Browsing named entities in Fannie A. Beers, Memories: a record of personal exeperience and adventure during four years of war.. You can also browse the collection for Ringgold, Ga. (Georgia, United States) or search for Ringgold, Ga. (Georgia, United States) in all documents.

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ers to report with his hospital staff at Ringgold, Georgia. The sick were to be removed elsewhere,rick court-house in the centre of the town of Ringgold was especially devoted to my use. The court-ramused the whole post. While located at Ringgold, Georgia, it was considered desirable to remove sns were at once opened for the only church in Ringgold not already occupied by the sick. The peoplebe used for pillows. The order had reached Ringgold about noon; it was ten at night before the roceeded Dr. Thornton as surgeon of the post at Ringgold. He was one of the most thorough gentlemen Ied them myself. Among those whom I nursed in Ringgold was Captain E. John Ellis, of Louisiana. If se farms and plantations lay for miles around Ringgold (soon, alas! to fall into the ruthless handsn he needs it. About seven miles from Ringgold, Georgia, lived an old couple, Mr. and Mrs. Russepatients at the hospitals then established at Ringgold. Their daughter, Miss Phemie, a beautiful yo[11 more...]
. Near the centre a small store had been appropriated to the matron's use during the day. Here all business relating to the comfort of the sick and wounded was transacted. The store as it stood, shelves, counters, and all, became the linen-room, and was piled from floor to ceiling with bedding and clean clothing. The back shed-room was the matron's own. A rough table, planed on the top, stood in the centre. With the exception of one large rocking-chair, kindly donated by a lady of Ringgold, Georgia, boxes served for chairs. A couch made of boxes and piled with comforts and pillows stood in one corner. This served not only as an occasional resting-place for the matron, but, with the arm-chair, was frequently occupied by soldiers who, in the early stages of convalescence, having made a pilgrimage to my room, were too weak to return at once, and so rested awhile. Here I sat on the morning in question looking over some diet lists, when I heard a slight noise at the door. Soon a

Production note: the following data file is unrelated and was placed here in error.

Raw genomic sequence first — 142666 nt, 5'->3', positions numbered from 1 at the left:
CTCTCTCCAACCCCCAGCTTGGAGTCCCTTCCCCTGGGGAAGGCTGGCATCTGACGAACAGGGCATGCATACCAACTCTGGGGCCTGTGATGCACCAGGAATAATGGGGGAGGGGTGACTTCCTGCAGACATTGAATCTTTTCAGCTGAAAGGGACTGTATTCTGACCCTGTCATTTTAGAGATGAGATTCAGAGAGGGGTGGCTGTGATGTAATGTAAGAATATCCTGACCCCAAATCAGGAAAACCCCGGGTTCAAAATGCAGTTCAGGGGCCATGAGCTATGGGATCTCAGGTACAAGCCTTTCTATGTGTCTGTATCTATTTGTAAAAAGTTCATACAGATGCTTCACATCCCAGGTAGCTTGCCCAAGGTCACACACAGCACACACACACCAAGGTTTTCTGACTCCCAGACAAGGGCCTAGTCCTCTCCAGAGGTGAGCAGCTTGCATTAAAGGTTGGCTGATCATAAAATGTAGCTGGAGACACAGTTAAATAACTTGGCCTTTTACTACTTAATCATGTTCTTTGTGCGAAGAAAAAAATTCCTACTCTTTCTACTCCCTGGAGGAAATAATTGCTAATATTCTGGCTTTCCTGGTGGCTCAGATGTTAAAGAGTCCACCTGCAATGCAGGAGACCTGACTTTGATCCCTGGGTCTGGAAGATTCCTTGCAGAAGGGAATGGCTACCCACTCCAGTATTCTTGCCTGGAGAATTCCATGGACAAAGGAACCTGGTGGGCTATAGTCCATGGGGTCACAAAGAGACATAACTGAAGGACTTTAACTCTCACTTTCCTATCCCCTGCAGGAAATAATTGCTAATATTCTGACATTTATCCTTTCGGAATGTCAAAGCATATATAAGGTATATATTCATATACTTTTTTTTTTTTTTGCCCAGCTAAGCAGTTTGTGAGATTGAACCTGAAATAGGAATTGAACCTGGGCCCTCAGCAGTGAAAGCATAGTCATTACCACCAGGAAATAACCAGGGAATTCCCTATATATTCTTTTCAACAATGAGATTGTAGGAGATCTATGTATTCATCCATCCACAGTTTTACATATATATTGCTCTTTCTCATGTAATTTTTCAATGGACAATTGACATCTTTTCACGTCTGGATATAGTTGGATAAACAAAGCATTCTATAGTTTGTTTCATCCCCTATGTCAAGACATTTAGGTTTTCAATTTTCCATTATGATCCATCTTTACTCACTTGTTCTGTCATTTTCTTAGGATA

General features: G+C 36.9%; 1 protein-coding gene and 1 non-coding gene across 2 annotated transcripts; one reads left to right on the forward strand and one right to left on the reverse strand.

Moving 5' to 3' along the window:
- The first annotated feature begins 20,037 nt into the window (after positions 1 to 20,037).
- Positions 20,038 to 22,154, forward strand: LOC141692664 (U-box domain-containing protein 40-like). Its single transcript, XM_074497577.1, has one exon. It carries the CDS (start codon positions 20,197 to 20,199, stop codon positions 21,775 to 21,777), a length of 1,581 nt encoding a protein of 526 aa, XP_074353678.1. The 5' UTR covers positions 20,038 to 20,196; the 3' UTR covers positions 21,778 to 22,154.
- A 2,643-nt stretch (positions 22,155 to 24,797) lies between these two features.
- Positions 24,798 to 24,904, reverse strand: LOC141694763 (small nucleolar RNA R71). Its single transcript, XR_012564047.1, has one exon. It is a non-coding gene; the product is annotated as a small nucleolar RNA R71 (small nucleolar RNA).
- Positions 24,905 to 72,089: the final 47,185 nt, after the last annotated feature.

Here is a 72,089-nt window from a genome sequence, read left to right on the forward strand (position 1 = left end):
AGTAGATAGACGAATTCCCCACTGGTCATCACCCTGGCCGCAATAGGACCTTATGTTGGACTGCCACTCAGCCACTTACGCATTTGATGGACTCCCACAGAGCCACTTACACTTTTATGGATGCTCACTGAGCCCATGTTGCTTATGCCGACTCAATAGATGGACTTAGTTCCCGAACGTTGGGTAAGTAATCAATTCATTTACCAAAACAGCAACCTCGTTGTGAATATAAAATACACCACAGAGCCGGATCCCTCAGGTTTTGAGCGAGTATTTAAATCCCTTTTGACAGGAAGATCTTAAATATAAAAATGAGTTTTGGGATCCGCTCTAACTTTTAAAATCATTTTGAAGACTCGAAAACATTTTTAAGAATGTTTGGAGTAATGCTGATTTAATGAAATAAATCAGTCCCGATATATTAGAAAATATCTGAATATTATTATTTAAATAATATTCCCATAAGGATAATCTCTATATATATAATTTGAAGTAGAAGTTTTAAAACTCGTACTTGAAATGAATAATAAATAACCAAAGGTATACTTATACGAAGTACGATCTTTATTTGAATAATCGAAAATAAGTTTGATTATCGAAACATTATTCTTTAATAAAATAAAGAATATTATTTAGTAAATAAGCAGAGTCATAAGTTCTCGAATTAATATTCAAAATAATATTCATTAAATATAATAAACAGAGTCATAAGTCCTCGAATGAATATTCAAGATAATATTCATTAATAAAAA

ll the position of matron. She said she desired to do something while her husband was at the front defending our Southern homes I soon found what she lacked in age and experience was made up in patriotism, devotion to the Southern cause, constant vigilance, and tenderness in nursing the Confederate sick and wounded. I soon learned to appreciate her services and to regard her as indispensable. She remained with me as hospital matron while I was stationed at Gainesville, Alabama, Ringgold, Georgia, Newnan, Georgia, and Fort Valley, Georgia, embracing a period of over three years. She was all the time chief matron, sometimes supervising more than one thousand beds filled with sick and wounded, and never did any woman her whole duty better. Through heat and cold, night and day, she was incessant in her attentions and watchfulness over the Confederate sick and wounded, many times so worn down by fatigue that she was scarcely able to walk, but never faltering in the discharge of he